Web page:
Testosterone transdermal patches are used to treat the symptoms of low testosterone in adult men who have hypogonadism (a condition in which the body does not produce enough natural testosterone). Testosterone is used only for men with low testosterone levels caused by certain medical conditions, including disorders of the testicles, pituitary gland, (a small gland in the brain), or hypothalamus (a part of the brain) that cause hypogonadism. Your doctor will order certain lab tests to check your testosterone levels to see if they are low before you begin to use testosterone transdermal patches. Testosterone should not be used treat the symptoms of low testosterone in men who have low testosterone due to aging ('age-related hypogonadism'). Testosterone is in a class of medications called androgenic hormones. Testosterone is a hormone produced by the body that contributes to the growth, development, and functioning of the male sexual organs and typical male characteristics. Testosterone transdermal patches work by replacing the testosterone that is normally produced by the body.
Transdermal testosterone comes as a patch to apply to the skin. It is usually applied each night between 8:00 p.m. and midnight and left in place for 24 hours. Apply testosterone patches at around the same time every evening. Follow the directions on your prescription label carefully, and ask your doctor or pharmacist to explain any part you do not understand. Use testosterone patch(es) exactly as directed. Do not apply more or fewer patches or apply the patches more often than prescribed by your doctor.
Choose a spot on your back, stomach, thighs, or upper arms to apply your patch(es). Be sure that the spot you have chosen is not oily, hairy, likely to perspire heavily, over a bone such as a shoulder or hip, or likely to be under pressure from sitting or sleeping. Do not apply the patch(es) to the scrotum or to a skin area with open sores, wounds, or irritation. Also be sure that the patch will stay flat against the skin and will not be pulled, folded, or stretched during normal activity. Choose a different spot each night and wait at least 7 days before applying another patch to a spot you have already used.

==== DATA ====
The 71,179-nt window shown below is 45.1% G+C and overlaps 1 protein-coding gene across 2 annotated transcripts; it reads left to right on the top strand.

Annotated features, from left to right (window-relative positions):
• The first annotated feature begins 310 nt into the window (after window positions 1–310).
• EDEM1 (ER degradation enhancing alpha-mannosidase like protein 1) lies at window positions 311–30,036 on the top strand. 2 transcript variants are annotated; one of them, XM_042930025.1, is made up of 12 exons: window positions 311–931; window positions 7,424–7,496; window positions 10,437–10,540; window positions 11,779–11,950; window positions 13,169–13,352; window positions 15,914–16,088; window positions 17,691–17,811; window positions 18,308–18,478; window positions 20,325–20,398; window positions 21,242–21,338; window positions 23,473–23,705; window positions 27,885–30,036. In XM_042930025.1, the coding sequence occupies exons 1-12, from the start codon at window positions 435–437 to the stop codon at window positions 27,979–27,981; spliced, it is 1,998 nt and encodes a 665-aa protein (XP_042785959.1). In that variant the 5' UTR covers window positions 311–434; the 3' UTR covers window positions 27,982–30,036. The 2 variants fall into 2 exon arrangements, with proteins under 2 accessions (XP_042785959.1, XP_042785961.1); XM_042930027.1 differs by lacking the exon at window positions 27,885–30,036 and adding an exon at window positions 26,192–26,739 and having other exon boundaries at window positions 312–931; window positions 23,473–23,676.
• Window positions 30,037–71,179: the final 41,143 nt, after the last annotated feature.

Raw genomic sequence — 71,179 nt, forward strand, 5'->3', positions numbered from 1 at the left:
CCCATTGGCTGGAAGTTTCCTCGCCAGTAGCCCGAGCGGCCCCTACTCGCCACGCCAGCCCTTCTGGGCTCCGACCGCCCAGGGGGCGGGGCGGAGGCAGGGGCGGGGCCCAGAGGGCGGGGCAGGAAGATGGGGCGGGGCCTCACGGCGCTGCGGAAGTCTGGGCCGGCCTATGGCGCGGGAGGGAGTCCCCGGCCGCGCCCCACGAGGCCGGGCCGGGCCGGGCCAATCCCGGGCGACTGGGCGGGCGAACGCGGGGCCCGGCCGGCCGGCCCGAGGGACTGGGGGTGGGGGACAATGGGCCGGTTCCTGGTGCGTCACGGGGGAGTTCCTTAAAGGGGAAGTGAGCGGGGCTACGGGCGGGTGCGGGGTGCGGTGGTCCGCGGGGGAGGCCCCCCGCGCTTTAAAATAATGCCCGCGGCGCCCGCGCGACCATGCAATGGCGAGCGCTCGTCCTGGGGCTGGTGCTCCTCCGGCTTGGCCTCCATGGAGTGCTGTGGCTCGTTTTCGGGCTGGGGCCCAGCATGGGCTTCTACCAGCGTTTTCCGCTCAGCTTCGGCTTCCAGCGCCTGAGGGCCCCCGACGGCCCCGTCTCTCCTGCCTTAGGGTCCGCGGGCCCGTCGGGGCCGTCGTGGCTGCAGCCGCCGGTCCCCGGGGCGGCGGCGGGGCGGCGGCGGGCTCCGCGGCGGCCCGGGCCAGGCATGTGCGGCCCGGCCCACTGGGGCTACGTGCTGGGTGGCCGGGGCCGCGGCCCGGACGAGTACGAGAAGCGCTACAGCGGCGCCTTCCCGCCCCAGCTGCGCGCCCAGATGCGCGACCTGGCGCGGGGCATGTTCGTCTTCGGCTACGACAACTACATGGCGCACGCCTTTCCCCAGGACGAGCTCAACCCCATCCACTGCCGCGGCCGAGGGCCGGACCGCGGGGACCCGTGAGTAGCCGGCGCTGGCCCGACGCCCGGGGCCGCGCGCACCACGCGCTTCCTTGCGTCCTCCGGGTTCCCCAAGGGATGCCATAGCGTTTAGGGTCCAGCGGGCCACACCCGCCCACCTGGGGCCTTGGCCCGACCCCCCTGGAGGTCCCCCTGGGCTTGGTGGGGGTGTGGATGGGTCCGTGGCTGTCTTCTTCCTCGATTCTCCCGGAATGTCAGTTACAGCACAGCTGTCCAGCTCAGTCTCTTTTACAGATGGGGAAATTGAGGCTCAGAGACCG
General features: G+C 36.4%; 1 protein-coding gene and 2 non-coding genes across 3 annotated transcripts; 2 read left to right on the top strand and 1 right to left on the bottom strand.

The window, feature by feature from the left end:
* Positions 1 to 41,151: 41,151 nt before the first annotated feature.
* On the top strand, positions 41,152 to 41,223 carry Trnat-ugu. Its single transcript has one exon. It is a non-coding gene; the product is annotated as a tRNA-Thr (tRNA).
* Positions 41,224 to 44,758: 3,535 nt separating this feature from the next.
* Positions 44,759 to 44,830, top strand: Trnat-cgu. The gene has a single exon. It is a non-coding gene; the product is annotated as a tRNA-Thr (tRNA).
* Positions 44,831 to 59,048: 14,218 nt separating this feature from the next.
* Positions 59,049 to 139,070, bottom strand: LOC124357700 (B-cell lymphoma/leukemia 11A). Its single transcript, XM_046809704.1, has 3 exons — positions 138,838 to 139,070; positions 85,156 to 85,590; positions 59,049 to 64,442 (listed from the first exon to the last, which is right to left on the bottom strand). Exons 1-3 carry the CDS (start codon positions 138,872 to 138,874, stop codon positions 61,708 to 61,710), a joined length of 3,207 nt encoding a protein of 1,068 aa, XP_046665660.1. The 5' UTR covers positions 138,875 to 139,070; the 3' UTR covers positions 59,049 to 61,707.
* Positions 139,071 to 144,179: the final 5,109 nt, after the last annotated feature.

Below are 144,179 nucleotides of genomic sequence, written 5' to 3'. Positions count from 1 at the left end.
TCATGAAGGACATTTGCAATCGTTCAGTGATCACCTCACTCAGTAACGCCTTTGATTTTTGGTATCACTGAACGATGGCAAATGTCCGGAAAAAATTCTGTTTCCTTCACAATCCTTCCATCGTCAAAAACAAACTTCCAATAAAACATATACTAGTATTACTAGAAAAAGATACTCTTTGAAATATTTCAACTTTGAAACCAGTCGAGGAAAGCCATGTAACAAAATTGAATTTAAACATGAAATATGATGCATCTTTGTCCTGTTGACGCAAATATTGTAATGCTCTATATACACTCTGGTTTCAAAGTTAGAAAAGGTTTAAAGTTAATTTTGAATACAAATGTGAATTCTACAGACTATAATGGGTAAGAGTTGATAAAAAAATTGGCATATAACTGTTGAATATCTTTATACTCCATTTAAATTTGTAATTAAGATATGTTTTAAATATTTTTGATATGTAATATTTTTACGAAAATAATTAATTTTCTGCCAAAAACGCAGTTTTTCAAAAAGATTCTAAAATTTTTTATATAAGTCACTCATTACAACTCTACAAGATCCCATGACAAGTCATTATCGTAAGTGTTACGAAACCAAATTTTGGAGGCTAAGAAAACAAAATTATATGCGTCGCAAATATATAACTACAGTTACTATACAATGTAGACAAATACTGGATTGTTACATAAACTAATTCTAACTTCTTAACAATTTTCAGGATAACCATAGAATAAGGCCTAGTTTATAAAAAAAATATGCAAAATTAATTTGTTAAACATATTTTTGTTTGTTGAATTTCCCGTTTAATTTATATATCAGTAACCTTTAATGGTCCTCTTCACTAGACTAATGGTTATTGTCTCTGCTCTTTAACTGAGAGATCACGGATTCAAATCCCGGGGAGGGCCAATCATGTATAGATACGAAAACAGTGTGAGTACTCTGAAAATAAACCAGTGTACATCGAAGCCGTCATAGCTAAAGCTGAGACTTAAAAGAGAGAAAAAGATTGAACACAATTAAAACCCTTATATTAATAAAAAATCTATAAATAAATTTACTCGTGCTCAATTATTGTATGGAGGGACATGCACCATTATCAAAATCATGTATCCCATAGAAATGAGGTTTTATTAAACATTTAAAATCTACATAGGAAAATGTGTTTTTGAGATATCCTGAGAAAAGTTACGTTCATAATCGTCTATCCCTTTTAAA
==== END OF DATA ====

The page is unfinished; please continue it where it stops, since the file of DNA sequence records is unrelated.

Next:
Use testosterone patches immediately after opening. Do not use if the pouch seal is broken or if the patch appears to be damaged. Do not cut the patches.
After you apply the patch(es), do not shower, bathe, swim, or wash the place where you applied the medication for at least 3 hours. Wear your testosterone patch(es) at all times until you are ready to apply the new patch(es). Do not remove your patch(es) before swimming, bathing, showering, or sexual activity.
Exercise or excessive sweating may loosen a patch or cause it to fall off. If a patch becomes loose, smooth it down with your fingers. If a patch falls off before noon, apply a new patch. If a patch falls off after noon, do not apply a new patch until your next scheduled application time that evening. Do not tape the testosterone patch to the skin.
Your doctor may adjust your dose of testosterone depending on the amount of testosterone in your blood during your treatment.
Testosterone patches may control your condition but will not cure it. Continue to use testosterone patches even if you feel well. Do not stop using testosterone patches without talking to your doctor. If you stop using testosterone, your symptoms may return.
To use testosterone patches, follow these steps:
This medication may be prescribed for other uses; ask your doctor or pharmacist for more information.
Before using testosterone patches,
Unless your doctor tells you otherwise, continue your normal diet.
Apply the missed patch(es) as soon as you remember. However, if it is almost time for the next dose, skip the missed dose and continue your regular dosing schedule. Do not apply extra patches to make up for a missed dose.
Transdermal testosterone may cause side effects. Tell your doctor if any of these symptoms are severe or do not go away: